Hannah Thompson, nurse at the Hospital : I attended Mrs. Blackburn on her arrival at the Hospital, at about eight o’clock. I saw two wounds on her left arm and one on her throat. She told me she had come down from New South Wales to attend to her daughter, who was confined. She said she was very anxious about her daughter, and about her grand-daughter, who had heart-disease. She said she had been sitting up with them a couple of nights, and was very much worried about them.

She did not give any reason for committing suicide, nor did I ask her why she had done so. She did not speak after 11 o’clock. She spoke to me quite sensibly, and appeared to be in her right mind. She said she had been well treated, and was very comfortable, and that she thought she would be all right if she had a sleep.

Mary Doherty, (11 years of age) : My father’s name is Pat Doherty. About 10 o’clock yesterday morning I last saw Mrs Blackburn. She was then washing clothes at Mr McMaster’s place. I did not see her afterwards, until I saw her to-night, dead.

Alexander McMaster : Sarah Blackburn is, or was, my mother-in-law. She came three weeks ago from New South Wales to stay with me at Mount Moriac for a few weeks. She seemed to be in good health. She came to attend to her daughter, my wife, during her confinement. She appeared anxious about her. My wife passed through her confinement safely and well. She was, as far as I could tell, thoroughly sane.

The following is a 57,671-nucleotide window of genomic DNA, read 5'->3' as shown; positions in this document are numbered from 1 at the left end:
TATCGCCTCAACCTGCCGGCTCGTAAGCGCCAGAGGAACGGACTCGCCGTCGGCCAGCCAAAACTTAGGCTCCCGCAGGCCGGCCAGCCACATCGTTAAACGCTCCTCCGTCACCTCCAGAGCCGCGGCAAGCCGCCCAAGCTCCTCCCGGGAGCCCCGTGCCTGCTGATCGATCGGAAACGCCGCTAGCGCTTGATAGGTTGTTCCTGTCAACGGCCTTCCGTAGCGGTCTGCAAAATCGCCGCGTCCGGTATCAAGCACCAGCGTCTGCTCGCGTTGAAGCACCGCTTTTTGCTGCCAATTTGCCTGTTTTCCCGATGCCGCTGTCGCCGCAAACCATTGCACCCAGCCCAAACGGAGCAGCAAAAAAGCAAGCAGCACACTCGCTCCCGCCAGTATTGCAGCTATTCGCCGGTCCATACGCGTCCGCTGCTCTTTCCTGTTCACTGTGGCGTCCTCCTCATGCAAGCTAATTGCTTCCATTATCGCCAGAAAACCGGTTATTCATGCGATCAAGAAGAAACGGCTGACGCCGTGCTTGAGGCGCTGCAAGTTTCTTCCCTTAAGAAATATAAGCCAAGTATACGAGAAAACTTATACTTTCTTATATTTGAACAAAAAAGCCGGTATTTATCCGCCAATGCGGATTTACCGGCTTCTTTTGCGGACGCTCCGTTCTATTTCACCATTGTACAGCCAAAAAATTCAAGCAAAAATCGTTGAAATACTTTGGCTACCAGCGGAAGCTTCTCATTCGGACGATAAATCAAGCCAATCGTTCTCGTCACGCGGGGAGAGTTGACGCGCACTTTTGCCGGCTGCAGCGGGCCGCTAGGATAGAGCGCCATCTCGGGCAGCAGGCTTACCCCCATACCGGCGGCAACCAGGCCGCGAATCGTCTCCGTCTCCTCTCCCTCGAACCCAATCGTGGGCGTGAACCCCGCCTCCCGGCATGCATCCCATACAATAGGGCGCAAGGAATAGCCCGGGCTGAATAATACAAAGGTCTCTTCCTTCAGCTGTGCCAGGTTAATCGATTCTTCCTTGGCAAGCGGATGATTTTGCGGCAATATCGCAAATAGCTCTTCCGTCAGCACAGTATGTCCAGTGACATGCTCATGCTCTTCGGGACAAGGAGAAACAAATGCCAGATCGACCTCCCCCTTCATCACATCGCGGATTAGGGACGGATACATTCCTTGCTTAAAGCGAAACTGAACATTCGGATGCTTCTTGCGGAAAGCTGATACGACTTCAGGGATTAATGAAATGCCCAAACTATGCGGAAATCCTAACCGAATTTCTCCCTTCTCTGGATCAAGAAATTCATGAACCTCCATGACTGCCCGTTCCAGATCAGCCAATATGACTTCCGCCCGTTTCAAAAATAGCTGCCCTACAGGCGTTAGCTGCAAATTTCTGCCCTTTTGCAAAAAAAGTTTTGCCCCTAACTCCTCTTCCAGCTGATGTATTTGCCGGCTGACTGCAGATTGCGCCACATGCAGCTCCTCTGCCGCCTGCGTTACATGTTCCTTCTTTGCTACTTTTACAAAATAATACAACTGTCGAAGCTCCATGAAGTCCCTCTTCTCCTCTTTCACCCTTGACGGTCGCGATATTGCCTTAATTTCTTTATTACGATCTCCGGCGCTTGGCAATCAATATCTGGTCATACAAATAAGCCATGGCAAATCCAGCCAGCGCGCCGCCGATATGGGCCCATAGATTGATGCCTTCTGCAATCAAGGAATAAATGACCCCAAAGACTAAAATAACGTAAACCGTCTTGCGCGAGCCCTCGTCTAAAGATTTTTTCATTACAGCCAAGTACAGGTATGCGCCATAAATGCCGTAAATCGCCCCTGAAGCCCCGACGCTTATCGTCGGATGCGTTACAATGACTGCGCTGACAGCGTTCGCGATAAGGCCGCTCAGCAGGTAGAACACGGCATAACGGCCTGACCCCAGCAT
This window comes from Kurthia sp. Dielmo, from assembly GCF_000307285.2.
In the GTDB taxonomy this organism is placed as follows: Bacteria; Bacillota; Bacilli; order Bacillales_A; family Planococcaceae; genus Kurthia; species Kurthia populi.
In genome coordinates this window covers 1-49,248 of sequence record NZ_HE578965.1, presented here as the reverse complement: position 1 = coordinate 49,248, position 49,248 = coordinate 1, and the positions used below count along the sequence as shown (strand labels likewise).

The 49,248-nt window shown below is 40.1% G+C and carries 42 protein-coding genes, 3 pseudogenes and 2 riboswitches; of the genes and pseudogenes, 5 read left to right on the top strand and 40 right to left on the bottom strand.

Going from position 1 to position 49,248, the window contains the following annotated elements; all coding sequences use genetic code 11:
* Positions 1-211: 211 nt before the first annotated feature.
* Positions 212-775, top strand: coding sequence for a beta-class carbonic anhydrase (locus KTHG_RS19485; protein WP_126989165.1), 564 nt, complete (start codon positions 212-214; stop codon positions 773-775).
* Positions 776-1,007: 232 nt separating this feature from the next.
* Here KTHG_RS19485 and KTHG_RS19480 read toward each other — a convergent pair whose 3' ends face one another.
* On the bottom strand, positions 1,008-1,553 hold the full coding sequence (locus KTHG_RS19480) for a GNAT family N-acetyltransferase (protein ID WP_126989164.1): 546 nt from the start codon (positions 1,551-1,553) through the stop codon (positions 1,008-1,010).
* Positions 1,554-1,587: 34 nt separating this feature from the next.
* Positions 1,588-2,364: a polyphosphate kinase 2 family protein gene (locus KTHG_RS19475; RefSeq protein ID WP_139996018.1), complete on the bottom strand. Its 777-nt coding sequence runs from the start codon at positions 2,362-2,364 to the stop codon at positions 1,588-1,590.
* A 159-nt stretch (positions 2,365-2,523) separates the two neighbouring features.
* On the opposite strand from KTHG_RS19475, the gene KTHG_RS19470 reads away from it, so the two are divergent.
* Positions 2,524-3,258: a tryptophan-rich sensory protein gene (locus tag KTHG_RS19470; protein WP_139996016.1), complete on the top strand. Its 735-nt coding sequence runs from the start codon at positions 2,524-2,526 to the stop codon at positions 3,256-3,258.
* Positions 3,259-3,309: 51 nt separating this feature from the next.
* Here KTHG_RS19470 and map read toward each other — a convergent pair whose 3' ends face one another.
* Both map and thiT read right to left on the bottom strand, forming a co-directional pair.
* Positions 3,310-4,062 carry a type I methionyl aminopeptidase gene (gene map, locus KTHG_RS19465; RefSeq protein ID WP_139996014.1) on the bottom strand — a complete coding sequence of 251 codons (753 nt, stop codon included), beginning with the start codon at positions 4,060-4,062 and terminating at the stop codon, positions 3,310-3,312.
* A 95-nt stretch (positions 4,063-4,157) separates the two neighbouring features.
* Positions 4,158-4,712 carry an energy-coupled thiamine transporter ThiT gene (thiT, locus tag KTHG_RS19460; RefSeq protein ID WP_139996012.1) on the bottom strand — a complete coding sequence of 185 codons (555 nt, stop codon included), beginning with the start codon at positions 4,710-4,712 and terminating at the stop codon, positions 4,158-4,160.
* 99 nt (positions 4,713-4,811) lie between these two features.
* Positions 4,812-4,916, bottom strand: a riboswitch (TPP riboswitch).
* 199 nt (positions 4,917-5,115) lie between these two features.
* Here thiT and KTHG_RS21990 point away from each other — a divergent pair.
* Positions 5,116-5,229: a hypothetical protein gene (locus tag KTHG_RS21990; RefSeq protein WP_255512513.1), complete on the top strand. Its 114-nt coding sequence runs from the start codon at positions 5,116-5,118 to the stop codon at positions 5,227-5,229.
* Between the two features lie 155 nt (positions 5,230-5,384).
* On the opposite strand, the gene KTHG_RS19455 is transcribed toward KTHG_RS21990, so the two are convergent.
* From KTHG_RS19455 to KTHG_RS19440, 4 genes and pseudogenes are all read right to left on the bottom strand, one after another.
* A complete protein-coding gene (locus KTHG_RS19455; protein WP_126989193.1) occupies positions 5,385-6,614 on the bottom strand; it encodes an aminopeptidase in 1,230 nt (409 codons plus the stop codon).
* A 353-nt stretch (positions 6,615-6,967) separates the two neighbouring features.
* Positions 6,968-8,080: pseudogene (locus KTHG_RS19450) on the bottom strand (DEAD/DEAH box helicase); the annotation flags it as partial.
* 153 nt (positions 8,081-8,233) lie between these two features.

Yesterday, at about twelve o’clock, Mary Doherty came to me, and asked me if I had seen Mrs Blackburn. I told her I had not, and went with her to the house to look for her. I last saw her at about half-past nine o’clock. I went to Mrs Cox’s house, next door, and not finding her I went to look at my dairy.

I there found her lying on the floor on her right side, with her back against the door. I saw blood running all over the bricks. I loosed the door a little, so as to ascertain that it was her properly. I did not then go in any further, nor could I see whether there were any wounds about her. I could not get inside, as she was lying close to the door.

I then went round to a window in the side of the dairy, which was covered with wire netting. I tore away the netting, and got in through the window, and saw that there was only the breath in the deceased. I shifted her body a little, and saw a cut in her neck. I then gave information to the nearest neighbor, Mr Fletcher.

To Inspector Burton: About five minutes elapsed after I first saw Mrs. Blackburn before I went through the window.

To the Coroner : Mr Fletcher was the first person I told about the affair. I told him Mrs. Blackburn had cut her throat. Mr Fletcher saw the woman about an hour afterwards.

To Inspector Burton: Before telling Mr Fletcher I met Mrs Cork, but I did not tell her exactly what was done. She came to the dairy with me. I rode away two miles to tell Mr Fletcher, leaving my mother-in-law with Mrs Cork.